And a new challenge for me (since we are homeschooling) is finding friends that have kids with similar ages as mine.
The very first thing I recommend is to pray for a good friend. Then, throw some glue on there and see who sticks.
I’ve had very unexpected friendships become my deepest ones. And I’ve experienced the opposite where some of my “friend crushes” don’t work out because the other gal doesn’t try to get to know me or invite me into her life.
Remember nothing substitutes inviting someone into your space no matter how small or imperfect. You might be in a group together…but lasting friendship happens outside of scheduled kid activities. I’m always SO thankful when someone invites me over.
I’ve met other stay at home moms through my husband’s co-workers, at church, at parks, and at Bible Study Fellowship (a national organization you should check out!).
I promise you another stay at home mom near you is hoping for someone to reach out and invite her.
6. Explore something you enjoy
After becoming a mom, my hobbies changed. That’s ok! New obstacles, new desires, and sometimes I still feel like I’m figuring out what I “enjoy”.
Of course, it’s normal to have no time for this postpartum. Remember, I couldn’t even find 5 minutes to put on my make-up. However, when you get rested up a bit, give yourself permission to explore a hobby!
If you want to learn how to make bread, watch some YouTube! Or if you’d like to learn some cool survival skills but feel way out of your lane, watch some Bear Grylls for fun!
When we were broke, I kind of made it my hobby to “start a blog”. That’s a long term game if you want to do it to make money, but it was a hobby for me none the less. I enjoyed it, and it wasn’t a chore like cleaning dishes.
Main thing here: Give yourself permission to not know what you like anymore, and to explore new things.
You can be happy as a stay at home mom. You may just need to adjust your expectations.
In order to be a happy stay at home mom, you are going to have to find purpose in the menial tasks.
You are going to need to believe no one else can provide the love and stability that you can to your children.
You are going to have to stop feeling resentful of other moms that have it “easier” than you.
Lastly, you are going to start doing a few things from this post to take care of yourself.
When you feel guilty that you are failing as a stay at home mom
Here’s a great article you should read about “7 Should’s that feed stay at home mom depression“.
Do you ever feel guilty about not loving every day of mom life? That you “should” feel grateful to be home but find it so hard?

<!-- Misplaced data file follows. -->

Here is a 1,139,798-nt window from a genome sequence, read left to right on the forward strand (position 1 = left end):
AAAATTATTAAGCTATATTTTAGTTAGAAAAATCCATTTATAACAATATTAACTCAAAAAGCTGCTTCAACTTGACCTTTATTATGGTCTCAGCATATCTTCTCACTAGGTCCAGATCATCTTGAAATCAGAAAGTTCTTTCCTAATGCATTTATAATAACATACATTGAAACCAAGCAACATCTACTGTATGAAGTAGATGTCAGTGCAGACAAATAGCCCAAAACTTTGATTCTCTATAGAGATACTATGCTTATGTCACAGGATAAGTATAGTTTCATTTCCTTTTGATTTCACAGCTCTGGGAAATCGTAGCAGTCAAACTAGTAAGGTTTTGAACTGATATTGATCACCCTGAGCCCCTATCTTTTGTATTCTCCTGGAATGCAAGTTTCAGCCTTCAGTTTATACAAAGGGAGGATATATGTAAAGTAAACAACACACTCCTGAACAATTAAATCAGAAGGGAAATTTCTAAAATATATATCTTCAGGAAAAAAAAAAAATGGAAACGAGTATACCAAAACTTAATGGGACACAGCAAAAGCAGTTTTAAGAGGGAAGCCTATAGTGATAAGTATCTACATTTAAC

Do you feel like you “don’t work” so you should have time to do more?
That you should be a more fun mom but instead let your kids go savage or watch too much T.V? (We’ve had to do plenty of screen time resets here).
Or maybe your house “should” be more clean but you can’t muster the energy to do it? I’ve been there, you can read how I worked on a realistic house cleaning routine here.
I find mom guilt often reveals my unrealistic expectations.
For example, it’s ok to not play toys with your kids. I like to ask my kids questions about their toys, and admire things they bring to me. I will play games or show them how to build a train track. But I don’t typically “play” with them. Play is THEIR job!
I know many moms who feel guilty about not “playing” toys with their kids and you just don’t need to feel that way.
Here are a few tips for when you feel you “should” be more:
- Be gentle with yourself.
- Think about why you are a stay at home mom.
- Try to connect with your kids. This does wonders for me. Things like snuggling on the couch while watching a show, playing Candyland, reading to them on my lap…these all “count”.
- Don’t compare your duties, activities, or free time to other moms. They may be in a different situation, they may have a house cleaner, a more chill personality, etc.
As a Christian, I try to remind myself that my worth is not what my kids or my husband think of me. It’s not even what I think of myself. My value comes from being a daughter of God, because he loves me and created me. I find rest and peace in knowing that.
Keep a journal of the good little things you want to remember
Also, I highly recommend my one line a day journal. At the end of each day I write a couple sentences down. Cute things my kids did or said, and small things I want to remember.
After journaling like this for a couple years, it’s super rewarding to compare the same day over multiple years to see how times have changed. It really helps me to be grateful and enjoy the little things. Here’s how I keep a one line a day journal.
If today’s been a bad day, tomorrow is a new day. Now remember to take a shower tonight, put on some lotion, make yourself a hot cup of tea, and get some rest. 🙂